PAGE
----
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3 Traits of a Great Law Firm Receptionist

By Casey C. Sullivan, Esq. on March 23, 2015 | Last updated on March 21, 2019

Power in a law firm isn't found just in the wood-paneled, reporter-lined corner office, but right behind the front desk. A law firm's receptionists isn't just the first face visitors see when they arrive, he or she is also the cornerstone of a successful office.

Your receptionist matters, so be sure you pick the right person for the job. If you're currently hunting for a new receptionist, put candidates with these characteristics at the top of your list:


A receptionist is often the first point of contact someone coming in to a firm has, whether they are potential clients, opposing counsel, or little lost children. Excellent verbal communication skills are essential to ensuring that everyone gets a good impression of the firm. Since law firms can also be a high stress business place, for both clients and employees, look for a receptionist who can handle difficult work situations gracefully and avoids office politics.


Law firm receptionists' roles are as varied as law firms themselves. In some, a receptionist's responsibilities may be limited to answering phones, greeting visitors, arranging schedules and the like. In orders, a receptionist might have to be an amalgam of office manager, front desk person and paralegal.

Whatever the case, the position will task your receptionist with multiple responsibilities. His or her organizational skills will be essential to managing them effectively. Look for a receptionist who can prioritize conflicting needs and who handles matters expeditiously and proactively. Ask candidates to explain how they've balanced multiple simultaneous needs or to describe an organizational system they created at their last job.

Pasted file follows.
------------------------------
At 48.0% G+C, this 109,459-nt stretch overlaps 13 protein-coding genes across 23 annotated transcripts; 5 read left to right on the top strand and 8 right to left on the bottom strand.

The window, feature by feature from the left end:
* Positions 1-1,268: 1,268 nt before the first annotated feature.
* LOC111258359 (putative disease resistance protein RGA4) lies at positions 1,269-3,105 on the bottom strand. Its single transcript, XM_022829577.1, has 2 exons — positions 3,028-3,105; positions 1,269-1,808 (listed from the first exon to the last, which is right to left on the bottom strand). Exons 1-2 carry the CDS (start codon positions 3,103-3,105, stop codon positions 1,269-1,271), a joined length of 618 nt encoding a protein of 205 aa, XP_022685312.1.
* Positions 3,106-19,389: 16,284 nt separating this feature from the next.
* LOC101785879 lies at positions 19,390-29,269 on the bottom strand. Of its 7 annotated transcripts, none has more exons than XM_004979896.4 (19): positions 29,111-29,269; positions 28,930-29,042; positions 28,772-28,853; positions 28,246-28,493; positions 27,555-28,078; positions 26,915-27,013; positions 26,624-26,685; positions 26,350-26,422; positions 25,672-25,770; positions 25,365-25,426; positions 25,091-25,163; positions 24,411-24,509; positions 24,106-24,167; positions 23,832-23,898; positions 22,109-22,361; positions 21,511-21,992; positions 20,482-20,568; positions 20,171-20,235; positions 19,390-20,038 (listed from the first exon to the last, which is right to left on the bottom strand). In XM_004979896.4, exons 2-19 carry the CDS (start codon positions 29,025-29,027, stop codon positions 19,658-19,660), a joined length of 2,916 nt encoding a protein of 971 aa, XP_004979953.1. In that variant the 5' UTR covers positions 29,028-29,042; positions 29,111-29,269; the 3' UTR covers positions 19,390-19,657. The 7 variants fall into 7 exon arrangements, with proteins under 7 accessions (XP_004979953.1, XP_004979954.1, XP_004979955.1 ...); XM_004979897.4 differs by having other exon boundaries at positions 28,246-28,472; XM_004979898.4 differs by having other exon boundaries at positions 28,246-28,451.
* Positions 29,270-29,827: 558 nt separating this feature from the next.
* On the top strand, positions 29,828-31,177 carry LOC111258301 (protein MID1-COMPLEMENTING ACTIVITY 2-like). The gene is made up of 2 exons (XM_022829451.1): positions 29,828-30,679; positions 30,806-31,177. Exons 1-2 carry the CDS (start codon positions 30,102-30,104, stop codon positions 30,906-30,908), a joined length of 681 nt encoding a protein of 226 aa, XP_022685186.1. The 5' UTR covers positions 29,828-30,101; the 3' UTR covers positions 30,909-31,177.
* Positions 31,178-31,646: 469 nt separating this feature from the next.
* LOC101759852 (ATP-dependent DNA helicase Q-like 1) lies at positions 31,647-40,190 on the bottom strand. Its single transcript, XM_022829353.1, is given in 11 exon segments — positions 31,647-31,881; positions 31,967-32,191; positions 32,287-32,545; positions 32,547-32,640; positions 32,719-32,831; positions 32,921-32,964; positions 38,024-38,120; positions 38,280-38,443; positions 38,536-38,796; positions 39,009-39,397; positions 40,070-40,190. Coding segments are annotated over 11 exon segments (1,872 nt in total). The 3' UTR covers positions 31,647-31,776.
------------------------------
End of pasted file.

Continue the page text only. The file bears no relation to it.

Tech Savvy

Good receptionists will know their way around the latest legal and office technology. Their expertise shouldn't be limited to traditional PC's either; as work becomes more and more mobile, a good law firm secretary will need to be skilled with devices, such as smart phones and tablets.

Ask applicants what tech they have integrated into their jobs. Knowing how to use phones, copiers and printers is standard; give extra points for candidates who can wow you in Excel, update your firm website or, best of all, make sure your communications are secure.

If you can find a candidate who embodies these qualities, consider yourself lucky.

Have suggestions on what else to look for in a firm receptionist? Let us know via Tiwtter (@FindLawLP) or Facebook (FindLaw for Legal Professionals).

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